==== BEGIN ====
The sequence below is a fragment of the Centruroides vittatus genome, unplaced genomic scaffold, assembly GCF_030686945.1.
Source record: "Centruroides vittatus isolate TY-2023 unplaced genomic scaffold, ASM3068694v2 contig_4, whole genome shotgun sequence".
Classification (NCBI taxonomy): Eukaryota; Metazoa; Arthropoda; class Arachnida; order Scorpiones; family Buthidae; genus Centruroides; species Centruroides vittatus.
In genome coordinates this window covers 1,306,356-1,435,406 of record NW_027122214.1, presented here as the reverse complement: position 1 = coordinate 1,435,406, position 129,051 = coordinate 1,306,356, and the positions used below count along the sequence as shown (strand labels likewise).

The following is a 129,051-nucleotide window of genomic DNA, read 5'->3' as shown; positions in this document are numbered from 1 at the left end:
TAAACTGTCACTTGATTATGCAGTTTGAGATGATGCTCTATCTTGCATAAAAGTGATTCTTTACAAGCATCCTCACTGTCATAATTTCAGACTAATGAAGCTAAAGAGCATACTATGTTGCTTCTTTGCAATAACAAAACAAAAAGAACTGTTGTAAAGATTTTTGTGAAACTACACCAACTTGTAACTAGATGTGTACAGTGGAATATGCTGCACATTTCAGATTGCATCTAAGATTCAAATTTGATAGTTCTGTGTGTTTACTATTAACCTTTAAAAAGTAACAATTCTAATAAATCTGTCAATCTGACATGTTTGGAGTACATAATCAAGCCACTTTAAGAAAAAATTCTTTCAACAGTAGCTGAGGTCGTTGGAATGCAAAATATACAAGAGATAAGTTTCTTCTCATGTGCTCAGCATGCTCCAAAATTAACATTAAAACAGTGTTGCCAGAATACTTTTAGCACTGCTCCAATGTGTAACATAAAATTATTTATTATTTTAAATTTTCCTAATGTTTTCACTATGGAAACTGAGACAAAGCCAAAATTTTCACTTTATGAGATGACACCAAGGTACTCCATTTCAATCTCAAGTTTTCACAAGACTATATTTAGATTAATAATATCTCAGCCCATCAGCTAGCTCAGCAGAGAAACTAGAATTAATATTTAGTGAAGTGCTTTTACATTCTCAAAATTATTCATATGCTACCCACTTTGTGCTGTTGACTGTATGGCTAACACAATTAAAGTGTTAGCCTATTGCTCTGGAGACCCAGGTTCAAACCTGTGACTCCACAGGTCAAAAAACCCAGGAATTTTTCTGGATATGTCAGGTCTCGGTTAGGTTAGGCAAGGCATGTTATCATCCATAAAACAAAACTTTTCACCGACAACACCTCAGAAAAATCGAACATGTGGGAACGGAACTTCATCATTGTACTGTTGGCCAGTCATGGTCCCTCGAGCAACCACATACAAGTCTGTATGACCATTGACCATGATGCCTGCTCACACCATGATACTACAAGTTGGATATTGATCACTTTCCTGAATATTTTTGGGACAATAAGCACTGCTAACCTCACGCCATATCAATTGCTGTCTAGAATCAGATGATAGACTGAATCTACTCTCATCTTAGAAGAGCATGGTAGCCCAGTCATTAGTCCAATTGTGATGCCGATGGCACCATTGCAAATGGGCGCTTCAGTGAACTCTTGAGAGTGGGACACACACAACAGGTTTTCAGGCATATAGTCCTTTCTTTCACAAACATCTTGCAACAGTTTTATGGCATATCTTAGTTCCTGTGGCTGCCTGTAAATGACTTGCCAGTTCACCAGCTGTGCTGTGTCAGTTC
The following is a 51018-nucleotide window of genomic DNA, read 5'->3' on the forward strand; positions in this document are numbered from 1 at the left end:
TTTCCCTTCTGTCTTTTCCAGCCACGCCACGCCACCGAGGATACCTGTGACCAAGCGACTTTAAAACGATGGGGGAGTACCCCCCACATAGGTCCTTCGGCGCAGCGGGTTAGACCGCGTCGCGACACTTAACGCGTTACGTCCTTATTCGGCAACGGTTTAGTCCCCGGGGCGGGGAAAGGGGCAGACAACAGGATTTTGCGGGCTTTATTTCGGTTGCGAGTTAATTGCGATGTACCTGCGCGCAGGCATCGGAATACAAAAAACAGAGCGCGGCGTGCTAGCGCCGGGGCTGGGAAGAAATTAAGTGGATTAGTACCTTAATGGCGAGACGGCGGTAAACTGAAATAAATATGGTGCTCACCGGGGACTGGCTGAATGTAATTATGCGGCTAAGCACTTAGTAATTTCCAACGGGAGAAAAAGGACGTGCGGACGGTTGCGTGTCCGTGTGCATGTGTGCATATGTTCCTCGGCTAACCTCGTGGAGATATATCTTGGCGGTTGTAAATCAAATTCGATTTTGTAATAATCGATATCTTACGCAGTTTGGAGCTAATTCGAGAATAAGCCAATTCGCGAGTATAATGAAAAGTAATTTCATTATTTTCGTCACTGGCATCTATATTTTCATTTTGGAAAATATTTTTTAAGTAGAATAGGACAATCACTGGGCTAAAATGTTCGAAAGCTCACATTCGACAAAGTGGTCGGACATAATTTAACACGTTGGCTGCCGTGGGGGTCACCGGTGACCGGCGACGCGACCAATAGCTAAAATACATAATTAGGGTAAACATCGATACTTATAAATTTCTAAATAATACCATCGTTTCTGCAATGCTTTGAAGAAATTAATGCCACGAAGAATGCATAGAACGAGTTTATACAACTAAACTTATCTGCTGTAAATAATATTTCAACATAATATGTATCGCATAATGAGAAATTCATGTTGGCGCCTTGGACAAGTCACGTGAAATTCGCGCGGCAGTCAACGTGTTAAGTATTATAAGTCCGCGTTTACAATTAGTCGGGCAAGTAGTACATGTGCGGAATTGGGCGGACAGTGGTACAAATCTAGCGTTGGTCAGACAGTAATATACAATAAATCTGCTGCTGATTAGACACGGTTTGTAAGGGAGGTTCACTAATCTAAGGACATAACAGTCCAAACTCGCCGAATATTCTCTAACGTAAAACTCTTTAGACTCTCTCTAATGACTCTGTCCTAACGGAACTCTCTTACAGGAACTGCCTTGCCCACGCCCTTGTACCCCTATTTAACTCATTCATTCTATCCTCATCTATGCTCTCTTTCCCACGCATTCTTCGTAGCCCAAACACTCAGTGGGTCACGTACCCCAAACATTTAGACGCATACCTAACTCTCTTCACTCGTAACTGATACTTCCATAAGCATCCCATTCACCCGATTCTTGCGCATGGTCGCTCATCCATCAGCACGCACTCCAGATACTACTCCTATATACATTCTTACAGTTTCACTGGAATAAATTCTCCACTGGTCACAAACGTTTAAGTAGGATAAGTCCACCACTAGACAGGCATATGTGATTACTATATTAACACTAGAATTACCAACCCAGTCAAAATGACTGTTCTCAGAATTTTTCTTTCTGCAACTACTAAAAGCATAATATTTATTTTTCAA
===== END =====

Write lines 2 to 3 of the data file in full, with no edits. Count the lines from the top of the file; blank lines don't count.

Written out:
Source record: "Centruroides vittatus isolate TY-2023 unplaced genomic scaffold, ASM3068694v2 contig_4, whole genome shotgun sequence".
Classification (NCBI taxonomy): Eukaryota; Metazoa; Arthropoda; class Arachnida; order Scorpiones; family Buthidae; genus Centruroides; species Centruroides vittatus.